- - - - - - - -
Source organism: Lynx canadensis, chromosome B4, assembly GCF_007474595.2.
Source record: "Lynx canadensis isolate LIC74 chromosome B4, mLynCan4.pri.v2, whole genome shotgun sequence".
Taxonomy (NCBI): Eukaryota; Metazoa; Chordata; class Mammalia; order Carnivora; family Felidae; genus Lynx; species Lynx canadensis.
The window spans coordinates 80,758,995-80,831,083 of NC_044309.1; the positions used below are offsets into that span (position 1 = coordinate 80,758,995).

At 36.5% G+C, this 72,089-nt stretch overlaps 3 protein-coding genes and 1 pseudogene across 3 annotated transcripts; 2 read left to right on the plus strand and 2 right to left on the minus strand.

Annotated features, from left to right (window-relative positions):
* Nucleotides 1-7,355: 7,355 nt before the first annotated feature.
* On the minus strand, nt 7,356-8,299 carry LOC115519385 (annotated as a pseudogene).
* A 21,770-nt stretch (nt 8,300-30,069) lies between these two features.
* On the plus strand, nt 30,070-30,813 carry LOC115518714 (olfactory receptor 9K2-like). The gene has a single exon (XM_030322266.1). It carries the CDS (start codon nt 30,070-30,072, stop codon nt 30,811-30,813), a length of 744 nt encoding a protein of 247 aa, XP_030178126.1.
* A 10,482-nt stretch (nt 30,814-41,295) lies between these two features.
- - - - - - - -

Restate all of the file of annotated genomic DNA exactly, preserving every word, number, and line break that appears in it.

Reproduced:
Source organism: Lynx canadensis, chromosome B4, assembly GCF_007474595.2.
Source record: "Lynx canadensis isolate LIC74 chromosome B4, mLynCan4.pri.v2, whole genome shotgun sequence".
Taxonomy (NCBI): Eukaryota; Metazoa; Chordata; class Mammalia; order Carnivora; family Felidae; genus Lynx; species Lynx canadensis.
The window spans coordinates 80,758,995-80,831,083 of NC_044309.1; the positions used below are offsets into that span (position 1 = coordinate 80,758,995).

At 36.5% G+C, this 72,089-nt stretch overlaps 3 protein-coding genes and 1 pseudogene across 3 annotated transcripts; 2 read left to right on the plus strand and 2 right to left on the minus strand.

Annotated features, from left to right (window-relative positions):
* Nucleotides 1-7,355: 7,355 nt before the first annotated feature.
* On the minus strand, nt 7,356-8,299 carry LOC115519385 (annotated as a pseudogene).
* A 21,770-nt stretch (nt 8,300-30,069) lies between these two features.
* On the plus strand, nt 30,070-30,813 carry LOC115518714 (olfactory receptor 9K2-like). The gene has a single exon (XM_030322266.1). It carries the CDS (start codon nt 30,070-30,072, stop codon nt 30,811-30,813), a length of 744 nt encoding a protein of 247 aa, XP_030178126.1.
* A 10,482-nt stretch (nt 30,814-41,295) lies between these two features.